When you know how a spouse, boss, friend, co-worker, pastor, or mission agency resolves conflict you will know your chances of being able to have a long term relationship with them. Nice Christians who resort to threats, gossip, slander, lawsuits, giving the silent treatment, bullying etc. don’t tell you up front this is how they deal with conflict. You have to know them well before you commit to a long-term relationship. So find out how they fight before you sign up.

    *Reprinted from Ask A Missionary website which seeks to answer the common questions posed by people considering missions service overseas. The above is taken from the article,  "What missionaries wish they had known before they first went?"

    Sunday, February 3

    Our shifting missionary role

    Someone once defined missionary success as working oneself out of a job. When Linda and I arrived in Guayaquil, Ecuador as missionaries in December of 1987, we served in the center of where the action was taking place. We were in high demand by the churches, associations, and Ecuador Baptist Convention and all their related institutions and programs. Our advice and opinions were respected and listened to. Constantly we were called upon to preach, teach, administer, counsel, train, and coordinate ministries, institutions, and strategy. Rare were the days when we had an entire evening to ourselves without someone in our home, someone dropping by to chat, or the phone ringing day and night.

    Over the years, all of the above has continued to decrease to, what is today, a mere trickle of what it was 20 years ago. Has the work diminished? Not at all. In fact, far more is happening today on multiple levels than anyone could have ever imagined. But our own personal influence and role has diminished from what it once was. Our role has changed. While we are certainly still loved and respected by our Ecuadorian brethren, the things we used to do--as "principal actors on stage"--are now being done by those we once poured ourselves into years ago. The very men/women/youth we taught, counseled, trained, and encouraged have today taken our place. They are the ones now that others call upon, serve in "important" capacities, speak, teach, train, travel, lead, preach, etc.

    As I reflect back over the years of all the assignments, responsibilities, tasks, and roles we have played; ALL, without exception, are today in the hands of nationals who are doing an excellent job and we are so proud of them and the way they have risen to the task and call of our Lord!

    So what are we still doing here if we have successfully worked ourselves out of all our jobs?

    The task itself is far from completed. With only 7-10% of the population in Ecuador followers of Jesus Christ, much remains to see the Great Commission fulfilled in our region of the world.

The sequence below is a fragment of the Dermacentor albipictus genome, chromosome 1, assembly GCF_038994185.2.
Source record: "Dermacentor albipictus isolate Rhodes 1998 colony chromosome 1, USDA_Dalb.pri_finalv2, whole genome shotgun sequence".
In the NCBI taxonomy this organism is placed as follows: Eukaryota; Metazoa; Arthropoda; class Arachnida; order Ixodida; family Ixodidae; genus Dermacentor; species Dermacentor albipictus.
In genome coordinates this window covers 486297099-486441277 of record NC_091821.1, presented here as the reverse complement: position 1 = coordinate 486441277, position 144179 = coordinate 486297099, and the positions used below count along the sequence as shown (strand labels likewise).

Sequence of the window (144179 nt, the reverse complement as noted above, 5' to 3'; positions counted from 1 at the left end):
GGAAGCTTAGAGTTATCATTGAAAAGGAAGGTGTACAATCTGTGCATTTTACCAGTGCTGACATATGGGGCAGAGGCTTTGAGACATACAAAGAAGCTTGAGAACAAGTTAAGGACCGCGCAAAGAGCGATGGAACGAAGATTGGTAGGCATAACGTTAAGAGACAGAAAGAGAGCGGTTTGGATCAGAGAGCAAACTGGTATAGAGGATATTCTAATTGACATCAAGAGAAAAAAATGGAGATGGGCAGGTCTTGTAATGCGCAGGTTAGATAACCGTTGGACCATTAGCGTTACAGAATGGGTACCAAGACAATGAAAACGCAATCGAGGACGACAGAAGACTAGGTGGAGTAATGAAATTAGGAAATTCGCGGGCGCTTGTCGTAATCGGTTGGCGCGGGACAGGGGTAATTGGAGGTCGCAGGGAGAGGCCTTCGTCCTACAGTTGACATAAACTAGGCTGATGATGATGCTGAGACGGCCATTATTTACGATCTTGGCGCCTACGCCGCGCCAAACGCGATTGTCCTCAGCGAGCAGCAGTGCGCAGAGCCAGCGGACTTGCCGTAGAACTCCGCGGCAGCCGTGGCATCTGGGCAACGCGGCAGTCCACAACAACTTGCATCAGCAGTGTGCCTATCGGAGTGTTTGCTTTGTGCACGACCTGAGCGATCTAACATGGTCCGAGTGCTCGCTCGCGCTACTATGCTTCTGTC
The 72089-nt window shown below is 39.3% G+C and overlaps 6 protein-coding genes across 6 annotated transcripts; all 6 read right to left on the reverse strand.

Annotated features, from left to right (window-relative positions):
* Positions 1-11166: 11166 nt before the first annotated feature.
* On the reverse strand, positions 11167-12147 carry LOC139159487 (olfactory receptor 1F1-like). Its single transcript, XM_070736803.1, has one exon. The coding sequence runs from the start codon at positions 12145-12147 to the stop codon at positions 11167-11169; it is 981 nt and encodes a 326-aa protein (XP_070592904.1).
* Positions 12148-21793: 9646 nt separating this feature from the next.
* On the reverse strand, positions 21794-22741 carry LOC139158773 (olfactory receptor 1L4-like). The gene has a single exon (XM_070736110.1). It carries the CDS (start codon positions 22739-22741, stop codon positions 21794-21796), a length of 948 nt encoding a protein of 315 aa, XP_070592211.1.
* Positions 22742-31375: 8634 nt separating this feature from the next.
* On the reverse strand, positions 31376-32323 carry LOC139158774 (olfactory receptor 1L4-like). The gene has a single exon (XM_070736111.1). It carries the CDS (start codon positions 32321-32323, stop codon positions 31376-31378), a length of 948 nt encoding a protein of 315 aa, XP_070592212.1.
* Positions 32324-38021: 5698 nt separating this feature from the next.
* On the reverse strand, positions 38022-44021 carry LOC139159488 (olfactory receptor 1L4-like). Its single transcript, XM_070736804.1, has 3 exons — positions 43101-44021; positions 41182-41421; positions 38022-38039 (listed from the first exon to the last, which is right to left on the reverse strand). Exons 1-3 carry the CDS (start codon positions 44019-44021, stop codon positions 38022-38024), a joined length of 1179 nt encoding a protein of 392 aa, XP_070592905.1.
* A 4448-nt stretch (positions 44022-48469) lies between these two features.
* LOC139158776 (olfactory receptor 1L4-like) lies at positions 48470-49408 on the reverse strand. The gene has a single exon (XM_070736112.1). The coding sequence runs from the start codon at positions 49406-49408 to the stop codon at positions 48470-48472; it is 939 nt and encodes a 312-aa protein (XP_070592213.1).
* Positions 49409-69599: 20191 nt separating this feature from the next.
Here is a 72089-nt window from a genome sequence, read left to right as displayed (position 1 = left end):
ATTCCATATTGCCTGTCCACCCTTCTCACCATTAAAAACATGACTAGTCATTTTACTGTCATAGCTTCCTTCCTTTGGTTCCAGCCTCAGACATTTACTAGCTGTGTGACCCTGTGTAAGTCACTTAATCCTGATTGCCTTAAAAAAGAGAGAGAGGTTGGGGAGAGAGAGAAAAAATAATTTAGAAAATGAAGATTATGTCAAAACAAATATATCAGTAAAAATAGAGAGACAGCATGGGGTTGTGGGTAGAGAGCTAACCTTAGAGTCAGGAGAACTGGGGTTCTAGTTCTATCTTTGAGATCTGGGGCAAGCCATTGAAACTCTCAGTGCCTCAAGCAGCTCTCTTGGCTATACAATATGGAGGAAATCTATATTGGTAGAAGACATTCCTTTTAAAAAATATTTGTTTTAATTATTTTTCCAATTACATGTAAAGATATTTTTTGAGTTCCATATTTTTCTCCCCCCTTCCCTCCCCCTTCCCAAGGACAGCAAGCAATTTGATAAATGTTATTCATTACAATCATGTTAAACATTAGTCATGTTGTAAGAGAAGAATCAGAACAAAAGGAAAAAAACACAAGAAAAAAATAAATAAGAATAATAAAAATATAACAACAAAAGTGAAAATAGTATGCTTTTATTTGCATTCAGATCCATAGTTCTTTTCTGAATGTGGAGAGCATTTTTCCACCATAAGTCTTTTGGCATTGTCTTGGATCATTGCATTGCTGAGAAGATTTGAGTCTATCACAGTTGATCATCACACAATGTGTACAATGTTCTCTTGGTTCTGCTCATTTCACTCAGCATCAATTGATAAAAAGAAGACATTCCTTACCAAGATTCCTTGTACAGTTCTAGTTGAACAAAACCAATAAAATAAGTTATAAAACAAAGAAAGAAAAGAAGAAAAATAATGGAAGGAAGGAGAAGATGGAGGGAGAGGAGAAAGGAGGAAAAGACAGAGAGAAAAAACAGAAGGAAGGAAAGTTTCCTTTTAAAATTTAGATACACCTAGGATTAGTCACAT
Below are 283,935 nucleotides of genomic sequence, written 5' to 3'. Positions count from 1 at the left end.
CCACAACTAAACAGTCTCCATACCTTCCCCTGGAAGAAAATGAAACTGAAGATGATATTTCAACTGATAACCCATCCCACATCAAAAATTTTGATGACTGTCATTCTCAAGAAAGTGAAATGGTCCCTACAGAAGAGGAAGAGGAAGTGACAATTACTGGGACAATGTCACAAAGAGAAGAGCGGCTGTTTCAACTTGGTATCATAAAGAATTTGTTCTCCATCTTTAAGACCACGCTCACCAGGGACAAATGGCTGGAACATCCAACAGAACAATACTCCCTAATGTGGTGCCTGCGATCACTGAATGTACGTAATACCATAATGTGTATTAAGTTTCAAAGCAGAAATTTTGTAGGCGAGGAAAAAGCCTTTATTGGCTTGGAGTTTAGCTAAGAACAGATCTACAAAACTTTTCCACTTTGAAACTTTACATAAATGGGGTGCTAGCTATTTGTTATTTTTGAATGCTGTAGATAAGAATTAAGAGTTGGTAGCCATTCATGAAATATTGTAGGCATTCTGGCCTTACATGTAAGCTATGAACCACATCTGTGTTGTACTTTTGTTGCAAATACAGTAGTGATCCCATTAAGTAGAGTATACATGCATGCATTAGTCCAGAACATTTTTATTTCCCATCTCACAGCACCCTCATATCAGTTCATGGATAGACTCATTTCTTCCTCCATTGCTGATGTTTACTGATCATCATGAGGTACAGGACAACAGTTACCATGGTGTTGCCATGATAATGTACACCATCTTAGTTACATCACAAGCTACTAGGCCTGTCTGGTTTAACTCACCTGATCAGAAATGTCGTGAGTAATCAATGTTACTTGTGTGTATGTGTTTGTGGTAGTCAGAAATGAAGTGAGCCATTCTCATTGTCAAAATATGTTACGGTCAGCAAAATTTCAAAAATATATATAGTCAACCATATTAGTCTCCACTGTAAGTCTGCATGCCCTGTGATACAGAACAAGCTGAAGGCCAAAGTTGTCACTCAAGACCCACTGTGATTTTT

What I sense is most needed is not more missionaries continuing to come from other parts of the world, but  a shift in role existing missionaries play. Ecuador is today positioned to be a primary missionary sending nation, and less a missionary receiving nation.

    We "outsiders" who remain must see ourselves more in the apostolic roles of encouragers, enablers, equippers, trainers, motivators, connectors, and coordinators who are principally engaged in mobilizing God's people into the ripe harvest fields--not as fun as front line stuff, but necessary!

    While there will always be room for the first generation apostolic church planter who goes into unreached/under-reached territory to proclaim the Gospel, make disciples, and leave a NT ekklesia; in the later stages of a ripe harvest field (like Ecuador) we best serve the King by shifting our focus to helping the church see what remains to be done, how to accomplish the task, provide tools and training, and mobilize to lead hundreds of laborers to bring in the harvest God is giving.

    I can feel great about spending 30-40 hours a week directly engaged in proclaiming the Gospel, making disciples, baptizing 15-20 and hopefully planting 1-2 churches in a year's time...

    ...Or, I can spend that same time modeling, training, mobilizing several hundred others to do the same things, and at the end of the year see the Kingdom grow by dozens of churches and hundreds of baptisms and scores of new disciples also equipped to going out and making even more disciples.

    In the first role we are the primary actors on stage. Everyone sees us, needs us, and looks to us for direction. In the second we are behind the scenes and the ones "seen" are those we are coaching. The difference in the way we understand our apostolic/missionary role is between planting a church, and being an instrument in the Spirit's hands for dozens of churches planted all over the region.